“They are stuffing my gold into their desk drawers!” said Richard Brock.
“What are you talking about?” I asked. “Our direct mail campaigns are generating an incredible number of qualified leads. We sort them by sales territory and then give them to the reps.”
Peril of Low-Hanging Fruit
Brock said, “Yes, they are working on the low hanging fruit, but the rest of the leads get stuffed in their desk drawer. It is driving me crazy.”
These were the days of the introduction of the PC, back in 1981. We were the leading software vendor providing software to CPAs nationwide. Within months of the IBM PC hitting the streets, the market demand for our product went off the charts. Our reps were closing $3,000 software deals on the first call. It was a fun time.
But not for Richard.
By contrast, our national sales manager believed we had just the right number of salesmen to cover the country.
Richard disagreed. He just knew we needed more salesmen. The problem was, he couldn’t prove it.
The Reps Are Skimming
One thing we did was create a lead qualifying group. All the leads we generated via direct mail were sorted by territory then given to the lead qualifier for that set of territories.
The lead qualifier contacted the prospect and scored their interest by asking them five questions. Then they would categorize the lead as Ready-to-Buy, 30 to 60 Days or Interested.
These leads were then given to the sales reps. Each lead was tracked manually. We did all we could to satisfy Richard and his angst of wasting great leads.
Richard continued to maintain the sales reps were skimming. That is, making quota by closing a small percentage of the leads we gave them.
After we sold the business, Richard started a new company to address this problem, Brock Control Systems. He created a software product which tracked individual sales productivity with meticulous lead tracking.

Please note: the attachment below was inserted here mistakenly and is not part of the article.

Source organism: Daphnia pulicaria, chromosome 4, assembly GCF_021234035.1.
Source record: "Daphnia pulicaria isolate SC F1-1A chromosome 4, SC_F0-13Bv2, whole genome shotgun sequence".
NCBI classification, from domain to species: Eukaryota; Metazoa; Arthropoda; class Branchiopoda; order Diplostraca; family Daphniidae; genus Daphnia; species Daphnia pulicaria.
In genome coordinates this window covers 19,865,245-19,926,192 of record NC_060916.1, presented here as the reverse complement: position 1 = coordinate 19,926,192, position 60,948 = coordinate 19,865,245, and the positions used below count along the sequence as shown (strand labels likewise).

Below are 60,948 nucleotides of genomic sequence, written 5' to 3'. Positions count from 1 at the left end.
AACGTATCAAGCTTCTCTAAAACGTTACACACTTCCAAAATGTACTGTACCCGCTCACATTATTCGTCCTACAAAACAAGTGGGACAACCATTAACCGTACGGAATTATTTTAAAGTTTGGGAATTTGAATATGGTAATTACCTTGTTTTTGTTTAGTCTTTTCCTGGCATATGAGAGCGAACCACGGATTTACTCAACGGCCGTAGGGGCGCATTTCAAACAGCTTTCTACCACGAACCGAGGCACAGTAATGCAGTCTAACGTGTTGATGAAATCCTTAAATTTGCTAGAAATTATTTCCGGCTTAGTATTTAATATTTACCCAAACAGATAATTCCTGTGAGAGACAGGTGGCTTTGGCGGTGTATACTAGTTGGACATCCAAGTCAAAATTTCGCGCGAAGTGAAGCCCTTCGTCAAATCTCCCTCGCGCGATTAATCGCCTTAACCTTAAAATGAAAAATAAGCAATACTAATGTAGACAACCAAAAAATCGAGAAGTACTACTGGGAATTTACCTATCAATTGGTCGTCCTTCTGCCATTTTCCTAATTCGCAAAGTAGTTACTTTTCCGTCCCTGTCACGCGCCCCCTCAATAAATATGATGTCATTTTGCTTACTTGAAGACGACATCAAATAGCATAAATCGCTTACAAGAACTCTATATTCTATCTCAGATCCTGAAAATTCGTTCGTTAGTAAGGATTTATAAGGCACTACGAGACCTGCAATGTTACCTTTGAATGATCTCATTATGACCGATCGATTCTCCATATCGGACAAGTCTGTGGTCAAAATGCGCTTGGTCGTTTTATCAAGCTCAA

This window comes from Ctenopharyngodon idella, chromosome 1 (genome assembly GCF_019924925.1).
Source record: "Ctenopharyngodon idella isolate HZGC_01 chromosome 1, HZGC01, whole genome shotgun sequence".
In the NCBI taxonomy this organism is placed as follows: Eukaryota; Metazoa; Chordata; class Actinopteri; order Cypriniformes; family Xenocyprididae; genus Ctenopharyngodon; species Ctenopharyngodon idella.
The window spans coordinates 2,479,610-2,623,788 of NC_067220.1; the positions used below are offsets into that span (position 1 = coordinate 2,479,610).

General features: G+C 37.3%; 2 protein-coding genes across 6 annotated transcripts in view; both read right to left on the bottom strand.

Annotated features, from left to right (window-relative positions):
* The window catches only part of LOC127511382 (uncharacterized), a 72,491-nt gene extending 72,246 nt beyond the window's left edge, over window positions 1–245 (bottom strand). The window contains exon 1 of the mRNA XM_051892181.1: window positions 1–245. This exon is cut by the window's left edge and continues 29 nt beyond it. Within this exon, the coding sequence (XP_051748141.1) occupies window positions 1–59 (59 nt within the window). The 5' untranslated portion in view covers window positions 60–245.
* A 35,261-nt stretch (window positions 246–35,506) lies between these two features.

Brock Invents Salesforce Automation
In 1985, Richard coined the term “salesforce automation.” Yes, he invented the category. He was so successful the company went public on the NASDAQ in 1992.
I almost joined Richard in 1986. I still remember him pitching me on how he came to this idea. He said, “Just like I invented the concept of practice management for CPAs, I will create a practice management for businesses to manage their salesforce.”
Practice management for CPAs captured time sheet data. With this data, Richard could do everything from billing and accounts receivable to measuring productivity and effective billing rates. It was brilliant.
Essence of a Perfect Pitch
That is the story of how Brock Control Systems started and eventually became a public company with a value approaching $100 million.
Every great start-up business pitch I’ve ever heard is a story. This is a story with three critical components.
- How the market problem was discovered.
- Why the solution is necessary, practical and doable.
- Why the entrepreneur is the right person to do it.
And all this is accomplished when the entrepreneur tells his story. It all just makes sense. No hyperbole. Just a story, their story. When you hear it, your reaction will always be, “That not only make sense, but it can be a great business.”
You know you have a great story when you see people light up with excitement. The investor will get the concept immediately and ask relevant questions.
When this happens, funding is not far behind!